TUSCALOOSA, Ala. — It didn't matter who was on the field for No. 1 Alabama Saturday. Starters, All-Americans, freshmen or fourth-stringers, they were all better than the FAU Owls.
Alabama's 40-7 win was a thorough bludgeoning, the kind only the nation's top team could dish out. The Crimson Tide put on an exhibition of execution, and the Owls were hapless against it, but $1 million richer for the effort.
FAU (1-3) entered the game 50-point underdogs, but they escaped Bryant-Denny Stadium without major injury and with a million-dollar game paycheck. Along the way, the Owls prevented Alabama (4-0) from posting its third straight shutout.
It was that shutout streak that injected some fourth-quarter drama into an already decided and otherwise forgettable contest.
Alabama was looking to become the first Division 1-FBS team since 1995 to post three consecutive shutouts, and they nearly did, until Graham Wilbert completed a six-yard touchdown pass to Alex Deleon with 2:49 remaining in the game.
Alabama scored 134 unanswered points during the shutout streak’s 12-quarter, 192-minute lifespan.
“I don't know how important the touchdown was, but it's important that our guys never quit playing,” FAU coach Carl Pelini said. “I promise you, that doesn't excuse the way we started...I think we let Alabama's reputation affect the way we started the game. If we're going to become the program that I want to be, then we can't do that.”
With only 110 yards of total offense, the Owls posted their worst offensive output of the season, and for much of the game, FAU flirted with the program's all-time record for offensive futility. The Owls' 15-play, 75-yard scoring drive more than doubled the Owls offensive production from the first three quarters.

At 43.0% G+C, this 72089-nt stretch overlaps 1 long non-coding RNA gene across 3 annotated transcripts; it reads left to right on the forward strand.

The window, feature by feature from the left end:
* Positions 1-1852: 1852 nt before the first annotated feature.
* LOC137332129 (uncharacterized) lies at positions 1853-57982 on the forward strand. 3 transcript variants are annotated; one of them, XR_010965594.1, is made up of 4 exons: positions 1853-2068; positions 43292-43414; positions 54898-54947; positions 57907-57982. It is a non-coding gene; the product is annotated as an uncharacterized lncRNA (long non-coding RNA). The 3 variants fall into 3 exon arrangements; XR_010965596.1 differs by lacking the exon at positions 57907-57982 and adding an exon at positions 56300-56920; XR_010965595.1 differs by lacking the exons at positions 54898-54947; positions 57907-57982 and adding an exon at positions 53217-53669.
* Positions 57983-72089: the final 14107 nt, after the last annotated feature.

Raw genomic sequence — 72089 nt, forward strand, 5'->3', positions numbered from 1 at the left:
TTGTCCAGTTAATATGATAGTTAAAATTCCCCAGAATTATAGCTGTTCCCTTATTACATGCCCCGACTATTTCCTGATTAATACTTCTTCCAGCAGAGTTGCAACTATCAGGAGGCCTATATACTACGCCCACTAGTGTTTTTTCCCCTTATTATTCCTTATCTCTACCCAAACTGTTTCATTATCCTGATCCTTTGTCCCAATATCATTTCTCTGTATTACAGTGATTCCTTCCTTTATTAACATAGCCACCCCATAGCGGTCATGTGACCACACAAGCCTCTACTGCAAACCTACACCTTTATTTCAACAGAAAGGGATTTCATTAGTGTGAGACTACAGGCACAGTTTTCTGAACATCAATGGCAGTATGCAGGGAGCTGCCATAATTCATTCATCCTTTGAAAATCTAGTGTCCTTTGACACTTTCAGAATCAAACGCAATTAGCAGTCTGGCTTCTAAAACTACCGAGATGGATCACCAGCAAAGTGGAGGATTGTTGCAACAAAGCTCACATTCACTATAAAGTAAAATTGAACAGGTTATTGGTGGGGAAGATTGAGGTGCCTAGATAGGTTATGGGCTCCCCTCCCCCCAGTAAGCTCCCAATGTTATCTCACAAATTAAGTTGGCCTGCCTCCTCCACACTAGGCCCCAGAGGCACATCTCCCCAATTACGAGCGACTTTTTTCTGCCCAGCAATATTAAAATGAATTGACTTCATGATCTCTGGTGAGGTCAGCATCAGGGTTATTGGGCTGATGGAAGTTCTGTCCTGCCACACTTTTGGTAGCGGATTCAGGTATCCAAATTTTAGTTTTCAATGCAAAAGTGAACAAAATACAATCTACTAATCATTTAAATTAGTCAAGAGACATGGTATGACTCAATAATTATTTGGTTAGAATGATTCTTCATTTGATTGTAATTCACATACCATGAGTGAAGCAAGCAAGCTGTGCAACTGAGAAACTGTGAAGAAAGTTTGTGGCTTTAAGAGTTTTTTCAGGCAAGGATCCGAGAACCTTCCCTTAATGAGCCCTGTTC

“If you want to have a chance against someone like this, you have to play your best, and we didn't do that today.” Wilbert said. “They're the No. 1 team in the country, They're a great team...They showed it.”
FAU never recovered from an early deficit, as Alabama's starters jumped on the Owls' porous defense quickly and didn't relent until they were taken out of the game on the Tide's second possession of the second half.
Alabama needed less than two minutes to establish its dominance over FAU, as Kenny Bell took Alabama's fourth play of the game 85 yards to the end zone.
It wasn't until late in the third quarter, after Alabama had brought in it's third string quarterback, that the Crimson Tide punted to FAU.
Before that, Alabama starting quarterback AJ McCarron completed 15 of 25 pass attempts for 212 yards and three touchdowns, while Eddie Lacy, without breaking much of a sweat, rushed for 106 yards on 15 carries in only one half of play.
Freshman T.J. Yeldon added 63 yards to Alabama's rushing total of 256 yards.
Many of those rushing yards came after the FAU defense made initial contact, as the Alabama running backs frequently required three or four Owls to bring them down.
“The yards after contact were ridiculous,” Pelini said. “They're as physical a team as there is out there.”
Amari Cooper, Michael Williams and DeAndrew White each had four receptions for Alabama.
Wilbert completed only one pass in the first half, and that went for a one-yard loss. The Owls went into the locker room at halftime with only 23 yards of total offense and a 30-point deficit.
“That's a great defense that we faced,” Pelini said. “They were just physically handling us up front.”
The FAU defense can take solace in stopping Alabama a few times, as the Crimson Tide had two field goals each from Jeremy Shelley and Cade Foster.
“Obviously, you'd rather hold them to field goals than touchdowns,” Pelini said. “We gave up way too many yards and didn't tackle.”
Alabama ended the game with 503 yards of total offense.
While most FAU players had games to forget, FAU punter Sean Kelly was a star, punting eight times Saturday and averaging nearly 50 yards per kick. Kelly punts accounted for 285 more yards than the FAU offense.
The crowd of 101,821 at Bryant-Denny Stadium was the largest to ever see an FAU football game.
Copyright © 2012, South Florida Sun-Sentinel
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